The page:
For all of the reasons hereinabove set forth it is concluded that plaintiff is not entitled to recover.



The petitions filed by plaintiff in Case Nos. 130-67 and 131-67, claiming $1,264,630 and $751,779, respectively, with respect to 1952 and 1953, involve the same issues as the instant claim. Proceedings in such two cases have been suspended pending the disposition of this case


On June 30, 1964, which was after the filing of the petition on April 16, 1964, the Commissioner of Internal Revenue mailed to plaintiff a notice of disallowance in full of its claim for refund


The data upon which such computation was based takes the earliest acquisition date of any machine as 1920, although a substantial number of machines were in fact acquired before 1920. The average age is therefore actually greater than 16.6 years


Since the machines involved had been held for such long periods of time, many had been fully depreciated. Consequently, even sales at the low decree price would produce gains


See Bernstein, Primarily for Sale: A Semantic Snare, 20 Stan.L.Rev. 1093 (1968)


Cases illustrating these situations and allowing capital gains treatment are cited in Recordak Corporation v. United States, 325 F.2d 460, 463, 163 Ct.Cl. 294, 299 (1963), and Nadalin v. United States, 364 F.2d 431, 437, 176 Ct.Cl. 1032, 1043 (1966)


Plaintiff refers to the prices of the machines in question being "fixed" by the antitrust judgment or decree. However, the decree contained no set prices so "fixed." The judgment provided a formula for a maximum "base" price,i. e., ten times 1950 rental, only provided, however, that the price resulting from such formula exceeded the "weighted average depreciated cost." If not, then such cost became the maximum price, provided it did not exceed the "current factory cost."


Although the decree required plaintiff to sell the machinery on credit if the lessee so desired, it also allowed plaintiff to require proof of satisfactory credit. There would appear to be nothing extraordinary about these provisions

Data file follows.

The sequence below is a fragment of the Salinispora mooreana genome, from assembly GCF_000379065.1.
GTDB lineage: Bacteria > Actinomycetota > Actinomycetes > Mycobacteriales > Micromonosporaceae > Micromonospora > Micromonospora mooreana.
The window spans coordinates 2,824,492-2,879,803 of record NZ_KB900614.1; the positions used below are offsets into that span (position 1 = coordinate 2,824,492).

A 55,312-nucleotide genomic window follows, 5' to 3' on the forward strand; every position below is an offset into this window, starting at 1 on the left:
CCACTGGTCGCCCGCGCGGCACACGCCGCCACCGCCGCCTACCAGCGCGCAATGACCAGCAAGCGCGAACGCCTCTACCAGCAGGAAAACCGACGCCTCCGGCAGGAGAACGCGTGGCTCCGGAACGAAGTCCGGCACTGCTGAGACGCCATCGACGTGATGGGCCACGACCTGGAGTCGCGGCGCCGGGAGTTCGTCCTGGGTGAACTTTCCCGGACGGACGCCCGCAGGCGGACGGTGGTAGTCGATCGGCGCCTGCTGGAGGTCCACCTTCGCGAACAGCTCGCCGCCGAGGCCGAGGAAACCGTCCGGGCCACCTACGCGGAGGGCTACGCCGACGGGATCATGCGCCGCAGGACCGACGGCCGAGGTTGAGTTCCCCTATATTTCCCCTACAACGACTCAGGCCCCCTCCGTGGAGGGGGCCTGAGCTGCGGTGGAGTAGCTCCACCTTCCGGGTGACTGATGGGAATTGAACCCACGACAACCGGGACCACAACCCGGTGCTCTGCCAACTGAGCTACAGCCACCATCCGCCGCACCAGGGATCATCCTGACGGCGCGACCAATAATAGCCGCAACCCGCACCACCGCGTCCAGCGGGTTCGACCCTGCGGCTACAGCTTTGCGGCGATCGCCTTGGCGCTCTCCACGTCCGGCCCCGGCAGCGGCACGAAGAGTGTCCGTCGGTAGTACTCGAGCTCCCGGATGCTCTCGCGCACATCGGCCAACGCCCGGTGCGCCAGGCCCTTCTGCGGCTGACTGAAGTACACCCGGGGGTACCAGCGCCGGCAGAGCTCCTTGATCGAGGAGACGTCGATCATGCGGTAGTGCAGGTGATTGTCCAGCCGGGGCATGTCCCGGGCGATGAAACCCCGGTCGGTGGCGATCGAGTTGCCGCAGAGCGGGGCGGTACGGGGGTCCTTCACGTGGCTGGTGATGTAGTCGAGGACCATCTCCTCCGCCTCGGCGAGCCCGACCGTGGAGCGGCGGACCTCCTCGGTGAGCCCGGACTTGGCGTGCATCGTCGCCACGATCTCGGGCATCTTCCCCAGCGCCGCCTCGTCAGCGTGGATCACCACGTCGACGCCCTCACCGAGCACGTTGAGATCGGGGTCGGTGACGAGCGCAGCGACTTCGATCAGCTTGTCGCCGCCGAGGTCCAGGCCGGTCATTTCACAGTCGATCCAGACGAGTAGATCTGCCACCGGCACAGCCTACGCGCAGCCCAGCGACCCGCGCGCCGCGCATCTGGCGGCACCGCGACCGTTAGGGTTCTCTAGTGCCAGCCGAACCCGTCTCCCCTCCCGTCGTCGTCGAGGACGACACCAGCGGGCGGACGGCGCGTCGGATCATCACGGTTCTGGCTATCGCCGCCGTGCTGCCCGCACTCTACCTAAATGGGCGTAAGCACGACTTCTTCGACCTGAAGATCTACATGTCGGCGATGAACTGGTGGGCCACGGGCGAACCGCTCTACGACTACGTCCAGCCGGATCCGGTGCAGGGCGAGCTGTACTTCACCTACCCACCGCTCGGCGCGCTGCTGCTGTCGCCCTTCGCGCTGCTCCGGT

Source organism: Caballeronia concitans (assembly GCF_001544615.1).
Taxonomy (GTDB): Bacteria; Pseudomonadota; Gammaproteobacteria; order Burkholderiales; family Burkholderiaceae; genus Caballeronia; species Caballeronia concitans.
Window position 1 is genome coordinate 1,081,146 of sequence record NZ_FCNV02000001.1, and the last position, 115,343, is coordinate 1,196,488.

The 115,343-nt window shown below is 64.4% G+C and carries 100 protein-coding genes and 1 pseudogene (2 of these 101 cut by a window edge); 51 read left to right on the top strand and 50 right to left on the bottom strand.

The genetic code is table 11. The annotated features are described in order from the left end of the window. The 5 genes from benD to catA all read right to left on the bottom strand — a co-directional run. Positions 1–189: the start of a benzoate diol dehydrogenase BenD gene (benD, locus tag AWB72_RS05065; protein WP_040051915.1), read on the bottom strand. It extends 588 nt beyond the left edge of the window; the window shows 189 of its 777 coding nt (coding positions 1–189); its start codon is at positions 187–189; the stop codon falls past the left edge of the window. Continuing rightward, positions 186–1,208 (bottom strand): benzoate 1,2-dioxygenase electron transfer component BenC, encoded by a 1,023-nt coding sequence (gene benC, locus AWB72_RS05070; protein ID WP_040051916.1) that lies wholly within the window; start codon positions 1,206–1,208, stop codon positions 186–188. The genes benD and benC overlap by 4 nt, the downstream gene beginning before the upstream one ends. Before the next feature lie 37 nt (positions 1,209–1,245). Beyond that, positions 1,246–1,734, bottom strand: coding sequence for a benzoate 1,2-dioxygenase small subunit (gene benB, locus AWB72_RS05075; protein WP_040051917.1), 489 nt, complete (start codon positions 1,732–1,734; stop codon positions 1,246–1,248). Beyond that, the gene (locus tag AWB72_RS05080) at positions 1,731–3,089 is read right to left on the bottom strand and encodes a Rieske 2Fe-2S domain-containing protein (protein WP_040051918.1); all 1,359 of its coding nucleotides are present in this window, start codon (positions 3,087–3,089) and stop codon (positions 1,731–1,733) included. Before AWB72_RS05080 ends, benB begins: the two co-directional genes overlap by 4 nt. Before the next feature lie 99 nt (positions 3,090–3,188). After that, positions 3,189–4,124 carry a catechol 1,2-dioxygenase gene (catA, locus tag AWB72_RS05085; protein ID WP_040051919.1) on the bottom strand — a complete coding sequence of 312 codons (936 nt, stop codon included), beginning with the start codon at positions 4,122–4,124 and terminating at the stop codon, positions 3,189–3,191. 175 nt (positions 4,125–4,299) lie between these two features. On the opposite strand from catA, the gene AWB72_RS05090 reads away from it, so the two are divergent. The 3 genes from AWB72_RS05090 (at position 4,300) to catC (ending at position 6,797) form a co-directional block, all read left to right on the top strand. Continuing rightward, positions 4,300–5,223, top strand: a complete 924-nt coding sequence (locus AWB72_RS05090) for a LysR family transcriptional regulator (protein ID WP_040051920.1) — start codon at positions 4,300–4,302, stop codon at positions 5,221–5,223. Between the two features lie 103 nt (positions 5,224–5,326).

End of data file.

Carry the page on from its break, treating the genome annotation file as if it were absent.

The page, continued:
Under the decree, which abolished the "tie-in" between the purchase of the cans and the leasing of the machines, plaintiff was required to cease charging only nominal rental amounts for the use of its machines and to establish realistic rental prices


Section 456 reads in pertinent part as follows:


(a) Definitions. — For the purposes of this section —

(1) Abnormal income. — The term "abnormal income" means income of any class described in paragraph (2) includible in the gross income of the taxpayer for any taxable year under this subchapter if it is abnormal for the taxpayer to derive income of such class, or, if the taxpayer normally derives income of such class but the amount of such income of such class includible in the gross income of the taxable year is in excess of 115 per centum of the average amount of the gross income of the same class for the four previous taxable years, or, if the taxpayer was not in existence for four previous taxable years, the taxable years during which the taxpayer was in existence.

(2) Separate classes of income. — Each of the following subparagraphs shall be held to describe a separate class of income:

(A) Income arising out of a claim, award, judgment, or decree, or interest on any of the foregoing; or

(B) Income resulting from exploration, discovery, or prospecting, or any combination of the foregoing, extending over a period of more than 12 months; or

(C) Income from the sale of patents, formulae, or processes, or any combination of the foregoing, developed over a period of more than 12 months; or

(D) Income includible in gross income for the taxable year rather than for a different taxable year by reason of a change in the taxpayer's method of accounting.

* * * * *

(3) Net abnormal income. — The term "net abnormal income" means the amount of the abnormal income less, under regulations prescribed by the Secretary, (A) 115 per centum of the average amount of the gross income of the same class determined under paragraph (1), and (B) an amount which bears the same ratio to the amount of any costs or deductions relating to such abnormal income, allowable in determining the normal-tax net income for the taxable year, as the excess of the amount of such abnormal income over 115 per centum of such average amount bears to the amount of such abnormal income.

(b) Amount Attributable to Other Years. — The amount of the net abnormal income that is attributable to any previous or future taxable year or years shall be determined under regulations prescribed by the Secretary. In the case of amounts otherwise attributable to future taxable years, if the taxpayer either transfers substantially all its properties or distributes any property in complete liquidation, then there shall be attributable to the first taxable year in which such transfer or distribution occurs (or if such year is previous to the taxable year in which the abnormal income is includible in gross income, to such latter taxable year) all amounts so attributable to future taxable years not included in the gross income for a previous taxable year.